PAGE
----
The sound of the little Nickel is mainly described not by how colored it is, but by how much the large damping factor influences every headphone it powers. Basically, having a high damping factor means that all music played through it sounds more cohesive, it has more space to breathe and more nuance, and it has more impact and just sounds smoother, despite having the same amount of extension in both the bass and the treble.
Adding the fact that a device this tiny can pump 250mW into 32 OHMs, and that it can also be used with IEMs that are multi-BA, and which are of the lowest impedance, without making them sound thin, as the output impedance of the little Nickel is quite low. With almost 500 mW per channel pushed in a 8 Ohm load, you get one of the strongest tiny Amplifiers in existence, and a lot of impact and dynamics.
The bass of the little nickel can be described as very coherent and liquid, and one thing you wouldn’t expect from this tiny one, is how hard and deep it hits, even with headphones that are slightly harder to drive, like the Sennheiser Signature DXP, or the Verum One that also appears in the pairing section of this review.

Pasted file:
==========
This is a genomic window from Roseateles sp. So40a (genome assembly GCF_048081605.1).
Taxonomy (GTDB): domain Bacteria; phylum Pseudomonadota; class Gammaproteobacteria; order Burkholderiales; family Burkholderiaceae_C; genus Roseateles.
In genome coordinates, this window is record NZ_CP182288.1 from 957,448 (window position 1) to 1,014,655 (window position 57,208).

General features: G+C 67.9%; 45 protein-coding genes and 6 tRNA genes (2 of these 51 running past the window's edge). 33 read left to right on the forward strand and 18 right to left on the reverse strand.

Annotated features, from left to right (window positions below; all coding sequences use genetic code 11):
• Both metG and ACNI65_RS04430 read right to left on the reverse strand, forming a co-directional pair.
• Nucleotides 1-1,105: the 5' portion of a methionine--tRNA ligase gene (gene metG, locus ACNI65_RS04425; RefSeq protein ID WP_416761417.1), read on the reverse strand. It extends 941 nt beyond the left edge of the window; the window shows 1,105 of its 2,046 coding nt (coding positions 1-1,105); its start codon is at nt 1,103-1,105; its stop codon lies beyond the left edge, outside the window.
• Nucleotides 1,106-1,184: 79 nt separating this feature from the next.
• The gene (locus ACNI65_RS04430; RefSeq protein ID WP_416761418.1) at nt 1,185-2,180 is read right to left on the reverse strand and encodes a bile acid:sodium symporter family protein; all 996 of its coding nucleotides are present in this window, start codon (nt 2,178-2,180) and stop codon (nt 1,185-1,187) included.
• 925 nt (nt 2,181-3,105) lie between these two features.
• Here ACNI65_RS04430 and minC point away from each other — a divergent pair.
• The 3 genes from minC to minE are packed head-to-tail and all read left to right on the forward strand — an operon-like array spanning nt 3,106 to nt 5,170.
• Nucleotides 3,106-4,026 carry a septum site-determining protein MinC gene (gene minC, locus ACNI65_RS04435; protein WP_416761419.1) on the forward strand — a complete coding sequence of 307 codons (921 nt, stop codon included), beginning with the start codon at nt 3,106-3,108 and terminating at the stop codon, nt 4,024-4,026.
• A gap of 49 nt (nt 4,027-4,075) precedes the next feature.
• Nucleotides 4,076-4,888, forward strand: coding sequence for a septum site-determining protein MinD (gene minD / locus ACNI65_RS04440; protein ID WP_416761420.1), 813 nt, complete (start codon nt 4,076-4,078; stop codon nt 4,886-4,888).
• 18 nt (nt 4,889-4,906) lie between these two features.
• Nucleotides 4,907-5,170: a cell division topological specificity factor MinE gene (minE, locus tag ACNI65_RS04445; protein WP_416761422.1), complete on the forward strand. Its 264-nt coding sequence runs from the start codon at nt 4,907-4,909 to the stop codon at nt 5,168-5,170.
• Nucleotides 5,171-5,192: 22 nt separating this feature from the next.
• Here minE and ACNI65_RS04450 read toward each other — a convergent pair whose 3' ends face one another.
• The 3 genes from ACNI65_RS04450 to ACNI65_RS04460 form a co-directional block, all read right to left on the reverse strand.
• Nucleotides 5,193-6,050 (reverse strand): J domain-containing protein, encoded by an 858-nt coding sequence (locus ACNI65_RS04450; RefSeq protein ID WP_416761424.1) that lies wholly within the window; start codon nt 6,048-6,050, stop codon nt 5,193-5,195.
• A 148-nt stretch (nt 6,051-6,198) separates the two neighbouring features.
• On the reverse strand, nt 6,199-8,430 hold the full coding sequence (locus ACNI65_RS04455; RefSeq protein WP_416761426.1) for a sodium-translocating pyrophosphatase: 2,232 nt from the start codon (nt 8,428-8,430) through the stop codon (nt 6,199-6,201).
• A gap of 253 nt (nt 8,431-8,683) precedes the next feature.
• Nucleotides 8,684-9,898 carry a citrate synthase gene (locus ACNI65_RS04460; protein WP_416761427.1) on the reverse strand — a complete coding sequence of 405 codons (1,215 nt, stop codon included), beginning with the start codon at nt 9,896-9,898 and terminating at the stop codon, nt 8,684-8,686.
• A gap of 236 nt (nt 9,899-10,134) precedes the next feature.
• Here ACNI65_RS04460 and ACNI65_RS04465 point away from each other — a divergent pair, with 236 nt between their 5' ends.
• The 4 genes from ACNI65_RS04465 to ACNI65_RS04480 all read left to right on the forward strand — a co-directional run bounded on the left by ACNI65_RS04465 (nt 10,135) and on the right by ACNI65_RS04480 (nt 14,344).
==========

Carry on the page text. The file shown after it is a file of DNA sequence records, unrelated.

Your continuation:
The midrange also has that magical liquidity and cohesiveness that the bass has, and here you can hear what a high damping factor does to sound, it simply gives everything a magical smoothness, and makes every single headphone and IEM it comes in contact with more musical, and gives them a free flow from each musical note to the next. The soundstage of this little AMP isn’t that large by itself, but as its characteristic sound gives every musical note more air to breathe, resulting in a really good overall imaging and depth, making the entire stage quite well-rounded and giving instruments air to breathe.
The treble feels well-extended and has a good amount of sparkle, but once again, the smoothness of the little Nickel sticks with me in a magical way, as it feels like it takes away all harshness if your source or your headphones used to be harsh, taking the sibilance away as well.